CR2 is expressed primarily on lymphoid cells (B and T lymphocytes) and follicular dendritic cells. CR2 plays an important role in the presentation of antigen to specific B and T cells and in the control of B-cell proliferation. Evidence clearly suggests that CR2 is involved in the induction of a primary humoral response. Humoral antibody response is regulated by the direct effect of C3dg on the cell cycle of B cells and by the dependence of the B-cell response to a soluble T-cell–dependent antigen on iC3b and C3dg.

A second component of CR2 binds the Epstein-Barr virus (EBV). EBV requires the CR2 receptor to enter the cell. EBV is an oncogenic herpes virus that is implicated in the pathogenesis of acute mononucleosis, Burkitt lymphoma, and nasopharyngeal carcinoma. It infects and immortalizes B lymphocytes by binding CR2 in vitro.

CR3 (CD11b/18) and CR4 (CD11c/18) both bind to iC3b and promote adhesive interactions of leucocytes with the vascular endothelium. The receptors may act as ligands for adhesion molecules, such as intercellular adhesion molecule 1 (ICAM-1)/CD54 for CR3. They are present on phagocytic cells. Both are members of the beta integrin family. They are heterodimers made of an identical 95-kd beta chains (CD18) and different alpha chains (165 kd for CD11b in CR3 and 150 kd for CD11c in CR4). The beta subunit is shared by another plasma membrane protein lymphocyte function associated antigen (LFA-1 or CD11a/18). CR3 (CD11b/18) is found on eosinophils, basophils, monocytes, natural killer (NK) cells, most tissue macrophages, and neutrophils. It has a role in cellular adhesion and aggregation, particularly that of neutrophils and monocytes. CR4 (CD11c/18) is similar to CR3 structurally, has a similar affinity for iC3b, and is found on neutrophils.

CR3 and CR4 have an important role in host resistance to infection. iC3b-coated immune complexes have a high affinity for the CR3 receptor on phagocytic cells of the liver and spleen, to where they are transported and degraded.

C3a is a potent anaphylatoxin and proinflammatory mediator generated by proteolytic cleavage of C3 in complement cascade activation. It is involved in the secretion of histamine, smooth muscle contraction, and chemoattraction of eosinophils and mast cells. Findings from recent reports have paradoxically demonstrated an anti-inflammatory function for C3a in vitro. Recently, C3a receptors have been cloned. These receptors are widely distributed on mast cells, neutrophils, basophils, eosinophils, and activated B cells. Deletion of the complement anaphylatoxin C3a receptor attenuates experimental autoimmune encephalomyelitis. [6]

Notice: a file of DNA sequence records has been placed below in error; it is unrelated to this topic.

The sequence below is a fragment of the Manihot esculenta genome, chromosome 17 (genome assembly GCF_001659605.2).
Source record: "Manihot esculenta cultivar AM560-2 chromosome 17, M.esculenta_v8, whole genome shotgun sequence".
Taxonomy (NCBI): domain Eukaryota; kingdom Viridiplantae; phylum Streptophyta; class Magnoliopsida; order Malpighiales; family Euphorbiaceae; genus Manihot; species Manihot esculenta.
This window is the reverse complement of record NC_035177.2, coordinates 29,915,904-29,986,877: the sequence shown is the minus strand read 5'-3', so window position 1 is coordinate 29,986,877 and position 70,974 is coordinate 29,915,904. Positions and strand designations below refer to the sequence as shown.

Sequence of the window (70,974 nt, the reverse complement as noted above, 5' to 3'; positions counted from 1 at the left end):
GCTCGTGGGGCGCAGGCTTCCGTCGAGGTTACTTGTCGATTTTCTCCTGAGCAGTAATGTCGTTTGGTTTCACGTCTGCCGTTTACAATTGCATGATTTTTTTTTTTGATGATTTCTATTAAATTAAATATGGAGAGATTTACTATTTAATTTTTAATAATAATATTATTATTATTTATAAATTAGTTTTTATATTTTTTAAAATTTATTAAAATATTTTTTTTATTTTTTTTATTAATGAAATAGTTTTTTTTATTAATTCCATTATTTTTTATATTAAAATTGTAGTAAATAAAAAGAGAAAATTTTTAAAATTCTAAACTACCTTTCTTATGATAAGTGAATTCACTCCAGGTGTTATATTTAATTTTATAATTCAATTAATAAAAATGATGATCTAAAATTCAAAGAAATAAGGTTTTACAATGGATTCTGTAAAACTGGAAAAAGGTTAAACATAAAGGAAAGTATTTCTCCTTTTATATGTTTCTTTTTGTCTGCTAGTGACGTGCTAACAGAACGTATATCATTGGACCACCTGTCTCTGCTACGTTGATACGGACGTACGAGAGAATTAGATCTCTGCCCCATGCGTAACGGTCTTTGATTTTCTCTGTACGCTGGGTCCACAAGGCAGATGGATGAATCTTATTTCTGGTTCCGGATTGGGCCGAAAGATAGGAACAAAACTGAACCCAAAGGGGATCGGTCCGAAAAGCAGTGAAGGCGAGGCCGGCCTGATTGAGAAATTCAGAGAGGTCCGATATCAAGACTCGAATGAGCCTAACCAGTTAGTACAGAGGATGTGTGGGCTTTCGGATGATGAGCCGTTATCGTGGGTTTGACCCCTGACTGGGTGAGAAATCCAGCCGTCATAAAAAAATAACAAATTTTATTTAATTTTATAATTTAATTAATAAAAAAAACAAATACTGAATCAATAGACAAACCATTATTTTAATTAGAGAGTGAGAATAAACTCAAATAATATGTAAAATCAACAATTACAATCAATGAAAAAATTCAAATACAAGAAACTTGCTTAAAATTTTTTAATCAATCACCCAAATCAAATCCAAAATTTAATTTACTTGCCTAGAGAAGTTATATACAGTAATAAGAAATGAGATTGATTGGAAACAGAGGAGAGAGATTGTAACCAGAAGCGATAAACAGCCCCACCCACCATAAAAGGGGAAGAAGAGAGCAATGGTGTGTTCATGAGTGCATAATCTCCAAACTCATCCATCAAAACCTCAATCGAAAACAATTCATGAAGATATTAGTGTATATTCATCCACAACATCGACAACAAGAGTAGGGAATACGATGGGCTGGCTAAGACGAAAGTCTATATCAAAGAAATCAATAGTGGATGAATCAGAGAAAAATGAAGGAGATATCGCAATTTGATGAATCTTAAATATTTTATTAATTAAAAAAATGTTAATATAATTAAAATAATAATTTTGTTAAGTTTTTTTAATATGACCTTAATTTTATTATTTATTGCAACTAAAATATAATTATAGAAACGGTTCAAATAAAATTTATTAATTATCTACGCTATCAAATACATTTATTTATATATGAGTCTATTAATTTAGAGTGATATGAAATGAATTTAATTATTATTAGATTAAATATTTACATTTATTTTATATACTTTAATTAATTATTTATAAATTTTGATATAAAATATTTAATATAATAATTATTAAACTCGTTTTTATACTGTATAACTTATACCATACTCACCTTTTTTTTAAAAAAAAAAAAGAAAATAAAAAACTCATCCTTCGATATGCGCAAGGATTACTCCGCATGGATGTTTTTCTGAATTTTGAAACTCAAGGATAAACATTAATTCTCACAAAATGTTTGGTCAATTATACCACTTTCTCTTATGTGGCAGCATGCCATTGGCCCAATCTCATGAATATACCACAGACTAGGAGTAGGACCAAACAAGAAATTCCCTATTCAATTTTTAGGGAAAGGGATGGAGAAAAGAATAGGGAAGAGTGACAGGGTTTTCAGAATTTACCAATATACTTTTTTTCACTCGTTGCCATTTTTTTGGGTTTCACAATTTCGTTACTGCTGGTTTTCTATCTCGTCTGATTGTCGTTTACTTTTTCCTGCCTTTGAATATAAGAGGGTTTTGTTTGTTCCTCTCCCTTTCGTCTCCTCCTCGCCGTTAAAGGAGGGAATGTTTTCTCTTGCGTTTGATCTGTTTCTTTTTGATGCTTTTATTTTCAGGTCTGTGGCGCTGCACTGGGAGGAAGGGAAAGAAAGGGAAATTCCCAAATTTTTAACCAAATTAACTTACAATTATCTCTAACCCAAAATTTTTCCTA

C5a receptors are expressed on neutrophils, macrophages, basophils, eosinophils, mast cells, and activated T cells, as well as on the epithelia of the proximal tubuli in the kidney, neurons, and glial cells. Activation of C5aR results in degranulation of cells, increased vascular permeability, and edema. In C5aR-deficient mice, the inflammatory response in the skin, lung, and peritoneum is reduced. Molecular modeling has shown possible conformations for the extracellular loops of the C5a receptors with mutations in the EC2 loop or in the EC3 loop, which may reflect general mechanisms of receptor constitutive activation. [7]

CR1 and CR2 deficiency have been found to increase coxsackievirus B3–induced myocarditis, dilated cardiomyopathy, and heart failure by increasing macrophages, interleukin 1-1beta, and immune complex deposition in the heart. [4] C3aR deficiency may be protective against melanoma, implying a tumor-promoting role for C3aR signaling, at least in some murine models. [8]

Leukocyte adhesion deficiency type 1 (LAD-1) is an autosomal recessive disorder caused by mutations in the ITGB2 (CD18) gene and characterized by recurrent severe infections, impaired pus formation, and defective wound healing. Somatic revertant mosaicism may be seen with LAD-1. [9] A patient was described as a compound heterozygote bearing 2 different frameshift mutations that abrogate protein expression. Leukocyte adhesion deficiency type III is caused by mutations in KINDLIN3, affecting integrin activation. [10] While LAD-I patients experience recurrent bacterial infections, those with LAD-III have symptoms of both LAD-I and Glanzmann thrombasthenia.

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Epidemiology

Frequency

Partial or complete deficiencies in all components of the complement, as well as its regulatory proteins and receptors, were described in a relatively small number of patients in association with autoimmune or infectious diseases. The deficiencies were either inherited or acquired.

Leukocyte adhesion deficiency type 1 is said to affect 1 in 1 million people yearly. [11]

Race

No specific racial pattern is noted.

Sex

Receptor deficiencies associated with autoimmune disorders (eg, SLE) are more common in women than in men.

Age

Individuals of all ages may be affected. Reduced numbers of cellular receptors are present in preterm and stressed neonates. The leucocyte adhesion deficiency syndrome associated with deficiencies of CR3 and CR4 occurs mainly in children.

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Prognosis

The prognosis may be guarded in severe cases. Complement plays a major role in the modulation of immune complex formation and its deposition, leading to tissue injury. Deficiencies in complement receptors are associated with a high frequency of immune complex diseases and infections. No predisposition to lymphoreticular malignancies is reported.